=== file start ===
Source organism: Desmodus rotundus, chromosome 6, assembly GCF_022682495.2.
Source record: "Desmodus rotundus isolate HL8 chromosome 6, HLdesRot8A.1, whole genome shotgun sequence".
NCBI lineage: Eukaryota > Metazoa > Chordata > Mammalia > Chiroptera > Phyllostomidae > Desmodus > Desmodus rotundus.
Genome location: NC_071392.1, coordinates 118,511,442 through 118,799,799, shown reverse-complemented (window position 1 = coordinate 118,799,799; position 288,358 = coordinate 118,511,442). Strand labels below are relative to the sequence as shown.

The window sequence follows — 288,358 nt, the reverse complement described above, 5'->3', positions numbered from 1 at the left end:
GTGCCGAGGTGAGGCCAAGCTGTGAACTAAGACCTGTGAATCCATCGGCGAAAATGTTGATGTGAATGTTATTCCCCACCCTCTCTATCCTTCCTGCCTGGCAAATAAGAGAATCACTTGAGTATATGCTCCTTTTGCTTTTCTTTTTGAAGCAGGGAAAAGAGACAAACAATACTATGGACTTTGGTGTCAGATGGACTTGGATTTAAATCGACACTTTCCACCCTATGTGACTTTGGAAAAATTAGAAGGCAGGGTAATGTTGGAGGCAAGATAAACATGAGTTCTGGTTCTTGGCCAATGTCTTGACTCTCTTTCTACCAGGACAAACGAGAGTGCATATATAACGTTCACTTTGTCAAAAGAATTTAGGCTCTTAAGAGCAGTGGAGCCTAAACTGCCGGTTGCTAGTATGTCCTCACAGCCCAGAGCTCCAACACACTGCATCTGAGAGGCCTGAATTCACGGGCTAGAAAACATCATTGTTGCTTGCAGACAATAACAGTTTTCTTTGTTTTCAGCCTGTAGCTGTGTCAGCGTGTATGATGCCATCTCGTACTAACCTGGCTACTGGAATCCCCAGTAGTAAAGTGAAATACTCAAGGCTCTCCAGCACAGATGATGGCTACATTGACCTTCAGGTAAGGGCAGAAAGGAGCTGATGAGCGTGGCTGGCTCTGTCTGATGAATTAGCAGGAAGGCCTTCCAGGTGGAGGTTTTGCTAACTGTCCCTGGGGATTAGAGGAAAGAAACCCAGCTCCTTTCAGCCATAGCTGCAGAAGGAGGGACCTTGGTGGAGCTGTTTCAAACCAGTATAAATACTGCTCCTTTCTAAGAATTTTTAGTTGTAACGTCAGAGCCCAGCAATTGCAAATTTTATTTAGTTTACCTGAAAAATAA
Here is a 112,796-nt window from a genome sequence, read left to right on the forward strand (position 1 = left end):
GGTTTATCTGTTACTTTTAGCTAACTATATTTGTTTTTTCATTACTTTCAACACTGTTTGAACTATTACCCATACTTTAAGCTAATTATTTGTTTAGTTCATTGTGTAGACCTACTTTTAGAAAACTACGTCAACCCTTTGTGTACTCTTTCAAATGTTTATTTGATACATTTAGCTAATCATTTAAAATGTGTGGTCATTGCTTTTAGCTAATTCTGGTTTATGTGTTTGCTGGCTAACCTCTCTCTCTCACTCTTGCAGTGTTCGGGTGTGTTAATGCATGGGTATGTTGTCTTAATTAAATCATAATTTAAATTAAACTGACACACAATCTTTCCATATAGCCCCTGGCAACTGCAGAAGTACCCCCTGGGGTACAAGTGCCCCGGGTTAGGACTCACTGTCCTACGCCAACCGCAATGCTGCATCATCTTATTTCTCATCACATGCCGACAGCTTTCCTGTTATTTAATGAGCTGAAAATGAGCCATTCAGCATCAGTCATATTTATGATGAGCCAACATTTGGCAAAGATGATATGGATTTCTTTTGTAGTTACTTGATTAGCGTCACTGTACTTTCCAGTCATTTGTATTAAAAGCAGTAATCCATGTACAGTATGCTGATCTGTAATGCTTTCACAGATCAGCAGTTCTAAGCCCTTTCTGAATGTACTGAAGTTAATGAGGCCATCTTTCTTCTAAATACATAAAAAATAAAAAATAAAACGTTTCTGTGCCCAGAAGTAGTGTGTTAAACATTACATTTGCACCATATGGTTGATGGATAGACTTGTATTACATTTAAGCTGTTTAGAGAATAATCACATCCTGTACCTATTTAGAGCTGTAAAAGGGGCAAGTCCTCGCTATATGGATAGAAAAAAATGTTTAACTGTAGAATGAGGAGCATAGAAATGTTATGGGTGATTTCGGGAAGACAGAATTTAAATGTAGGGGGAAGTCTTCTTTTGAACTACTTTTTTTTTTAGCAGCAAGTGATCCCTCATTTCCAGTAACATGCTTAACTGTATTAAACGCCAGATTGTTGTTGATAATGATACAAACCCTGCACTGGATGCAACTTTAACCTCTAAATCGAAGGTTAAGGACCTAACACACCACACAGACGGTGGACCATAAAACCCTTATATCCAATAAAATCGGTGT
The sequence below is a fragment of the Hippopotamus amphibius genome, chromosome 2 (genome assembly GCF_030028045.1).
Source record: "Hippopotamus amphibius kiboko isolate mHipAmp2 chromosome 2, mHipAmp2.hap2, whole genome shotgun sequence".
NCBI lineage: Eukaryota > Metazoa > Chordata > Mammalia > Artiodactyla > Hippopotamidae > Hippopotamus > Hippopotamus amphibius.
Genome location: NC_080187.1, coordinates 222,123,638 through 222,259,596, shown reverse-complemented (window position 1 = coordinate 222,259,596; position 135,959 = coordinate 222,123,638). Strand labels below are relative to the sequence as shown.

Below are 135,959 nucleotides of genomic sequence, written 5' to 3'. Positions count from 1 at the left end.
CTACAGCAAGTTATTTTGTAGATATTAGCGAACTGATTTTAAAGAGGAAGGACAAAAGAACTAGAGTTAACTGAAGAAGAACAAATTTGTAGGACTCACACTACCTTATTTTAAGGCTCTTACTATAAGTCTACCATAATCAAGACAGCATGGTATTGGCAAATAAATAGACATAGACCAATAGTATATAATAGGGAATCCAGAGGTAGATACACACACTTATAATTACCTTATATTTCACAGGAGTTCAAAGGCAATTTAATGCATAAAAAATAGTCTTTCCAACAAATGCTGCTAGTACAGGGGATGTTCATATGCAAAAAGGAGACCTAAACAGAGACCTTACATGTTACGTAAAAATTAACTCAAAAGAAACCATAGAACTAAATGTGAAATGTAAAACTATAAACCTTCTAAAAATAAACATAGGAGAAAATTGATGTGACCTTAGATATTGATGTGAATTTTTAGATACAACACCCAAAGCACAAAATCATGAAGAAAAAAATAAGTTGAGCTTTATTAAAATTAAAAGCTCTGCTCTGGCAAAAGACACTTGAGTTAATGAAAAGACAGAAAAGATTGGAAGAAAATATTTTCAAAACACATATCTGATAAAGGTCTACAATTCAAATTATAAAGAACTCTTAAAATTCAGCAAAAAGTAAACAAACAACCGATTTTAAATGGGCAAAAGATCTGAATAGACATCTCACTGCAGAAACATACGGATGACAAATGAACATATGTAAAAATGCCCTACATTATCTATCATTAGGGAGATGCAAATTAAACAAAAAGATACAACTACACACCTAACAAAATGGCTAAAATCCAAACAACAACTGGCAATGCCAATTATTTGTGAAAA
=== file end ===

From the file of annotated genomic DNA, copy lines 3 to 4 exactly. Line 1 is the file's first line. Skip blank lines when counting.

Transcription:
NCBI lineage: Eukaryota > Metazoa > Chordata > Mammalia > Chiroptera > Phyllostomidae > Desmodus > Desmodus rotundus.
Genome location: NC_071392.1, coordinates 118,511,442 through 118,799,799, shown reverse-complemented (window position 1 = coordinate 118,799,799; position 288,358 = coordinate 118,511,442). Strand labels below are relative to the sequence as shown.